S&P 500 Update: What’s The VIX Telling Investors Now?

During my typical S&P 500 update, I tend to focus on technical support and resistance levels to watch. But rather than focusing on key price levels, I’d like to focus on the S&P 500’s relationship with the Volatility Index (VIX) and what it may be saying (I’ll cover some levels to watch at the end).

The VIX has long been followed as a fear index, gauging whether or not investors are fearful (buying puts), which shows up in a higher VIX, or comfortable, which shows up in a lower VIX. Typically, a VIX above 20 is a near-term sign of elevated risk and volatility, while a move above 30 typically signals a stock market correction and extreme volatility (potentially crash-like conditions – think 2001-2002 or 2008-2009).

What’s interesting is that since 2009, we have seen major selloffs in 2010 and 2011, but volatility spikes have faded (for the most part) in strength and duration. This doesn’t appear to be out of the ordinary, as it is a sign of a bull market. But when taken into the context of recent global events, including slowing-or-no-growth out of Japan, Europe, China, and Russia, followed by a collapse in the Euro and Crude Oil, it’s pretty amazing that the recent VIX spike over 30 in October only brought about a pullback of 9.8% (intraday).

See the chart below showing VIX spikes over 20 since 2011. I included another fear index, the Equity Put-Call Ratio for context.

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SPX vs VIX vs Equity Put-Call – Since 2011

spx vix stock market performance 2010-2015

From a macro context, this is a sign that equities (and precisely U.S. Equities) continue to be in high demand. This makes sense when coupled with the stronger U.S. Dollar. Big gains in 2015 seem like a tall feat, but we’ll take it day by day and week by week moving forward.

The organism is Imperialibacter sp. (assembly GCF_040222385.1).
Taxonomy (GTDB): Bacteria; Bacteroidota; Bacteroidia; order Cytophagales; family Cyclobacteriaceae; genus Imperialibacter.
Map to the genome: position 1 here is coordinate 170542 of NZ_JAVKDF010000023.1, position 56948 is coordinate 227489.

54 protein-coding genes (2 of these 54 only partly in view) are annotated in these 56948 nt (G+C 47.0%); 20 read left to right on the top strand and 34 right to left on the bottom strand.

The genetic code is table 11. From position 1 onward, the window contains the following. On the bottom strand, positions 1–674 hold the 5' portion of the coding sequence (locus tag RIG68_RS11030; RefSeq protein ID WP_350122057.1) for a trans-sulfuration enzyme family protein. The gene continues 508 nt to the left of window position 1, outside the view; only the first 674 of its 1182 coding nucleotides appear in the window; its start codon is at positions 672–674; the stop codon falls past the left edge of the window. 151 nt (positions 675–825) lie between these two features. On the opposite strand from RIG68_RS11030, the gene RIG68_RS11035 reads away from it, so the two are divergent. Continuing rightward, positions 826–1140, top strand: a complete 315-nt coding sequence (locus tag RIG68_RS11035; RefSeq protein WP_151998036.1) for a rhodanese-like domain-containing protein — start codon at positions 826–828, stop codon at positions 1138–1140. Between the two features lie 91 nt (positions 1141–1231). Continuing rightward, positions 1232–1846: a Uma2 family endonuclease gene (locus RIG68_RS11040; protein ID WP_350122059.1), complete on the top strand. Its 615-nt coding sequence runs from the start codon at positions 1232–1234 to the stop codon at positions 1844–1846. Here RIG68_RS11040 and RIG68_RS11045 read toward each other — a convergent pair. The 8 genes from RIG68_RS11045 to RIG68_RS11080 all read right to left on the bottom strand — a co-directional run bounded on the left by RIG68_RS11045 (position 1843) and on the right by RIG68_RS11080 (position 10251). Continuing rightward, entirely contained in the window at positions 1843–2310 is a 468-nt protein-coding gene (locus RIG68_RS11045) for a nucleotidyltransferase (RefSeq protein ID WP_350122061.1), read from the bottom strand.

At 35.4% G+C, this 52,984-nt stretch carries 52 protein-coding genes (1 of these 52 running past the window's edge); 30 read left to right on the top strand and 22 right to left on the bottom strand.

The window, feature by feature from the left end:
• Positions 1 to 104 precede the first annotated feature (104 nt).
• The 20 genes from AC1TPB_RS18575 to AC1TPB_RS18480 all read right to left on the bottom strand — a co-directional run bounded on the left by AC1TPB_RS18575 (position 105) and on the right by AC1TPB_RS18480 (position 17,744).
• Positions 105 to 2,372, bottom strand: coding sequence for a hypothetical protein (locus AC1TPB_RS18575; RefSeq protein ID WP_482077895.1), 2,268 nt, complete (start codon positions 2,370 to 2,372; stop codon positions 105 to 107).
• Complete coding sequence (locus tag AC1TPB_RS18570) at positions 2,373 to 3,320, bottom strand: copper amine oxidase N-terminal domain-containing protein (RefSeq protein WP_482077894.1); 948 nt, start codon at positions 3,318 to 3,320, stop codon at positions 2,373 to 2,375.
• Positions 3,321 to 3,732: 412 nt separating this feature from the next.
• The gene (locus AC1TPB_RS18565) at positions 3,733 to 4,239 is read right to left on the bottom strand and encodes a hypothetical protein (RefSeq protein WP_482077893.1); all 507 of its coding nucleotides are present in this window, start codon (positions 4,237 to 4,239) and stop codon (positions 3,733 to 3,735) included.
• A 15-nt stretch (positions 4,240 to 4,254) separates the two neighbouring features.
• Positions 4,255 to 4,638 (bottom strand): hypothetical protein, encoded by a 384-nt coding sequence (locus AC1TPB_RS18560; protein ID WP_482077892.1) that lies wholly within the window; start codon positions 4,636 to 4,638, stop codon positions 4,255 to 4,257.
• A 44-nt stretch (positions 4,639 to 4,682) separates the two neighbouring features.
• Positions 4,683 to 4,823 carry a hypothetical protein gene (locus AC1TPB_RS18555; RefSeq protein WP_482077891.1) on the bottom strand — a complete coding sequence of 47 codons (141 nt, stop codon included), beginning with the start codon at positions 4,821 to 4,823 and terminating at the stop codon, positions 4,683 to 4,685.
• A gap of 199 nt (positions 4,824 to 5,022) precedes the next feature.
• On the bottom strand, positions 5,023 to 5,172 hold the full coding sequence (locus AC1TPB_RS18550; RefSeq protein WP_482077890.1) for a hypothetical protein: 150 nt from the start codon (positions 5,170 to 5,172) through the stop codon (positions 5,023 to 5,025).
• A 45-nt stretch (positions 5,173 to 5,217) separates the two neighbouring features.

From a near-term view, the chart shows three VIX spikes over 20 in the past 3 months. And the close on the VIX today was 19.60, so perhaps the uptick in volatility isn’t over just yet. In fact, I’m thinking that the markets may see a bit more volatility in 2015, especially if the past 3 months is a sign. But how much will it matter to U.S. equity prices?  Whether we get that crash that many are calling for remains to be seen, but it seems a ways away as we sit just 3 percent off all-time highs with a VIX at 20.

S&P 500 Technical Support And Resistance Levels

I only have one chart to share regarding the current construct of the S&P 500 and it highlights a rising wedge pattern. It’s still early and loose, so it may simply be used as lower and upper channel support/resistance for now. The lower end comes in around 2010.  The takeaway: Any move below the lower support would indicate a retest of the January lows (1992.44). And any breach of that level would be a caution flag, as it would quickly call attention to the December lows at (1972.56). A loss of that support level would quickly put the index on its heels and in the the bears hands. If the S&P 500 can remain above 2010, it will likely chop higher within the wedge. And if 2010 fails and the index finds support above the January lows, then a choppy, rangebound market might be in play.

S&P 500 Daily Chart

spx technical support resistance january 2015


Thanks for reading.

Follow Andy on Twitter:  @andrewnyquist

No position in any of the mentioned securities at the time of publication. Any opinions expressed herein are solely those of the author, and do not in any way represent the views or opinions of any other person or entity.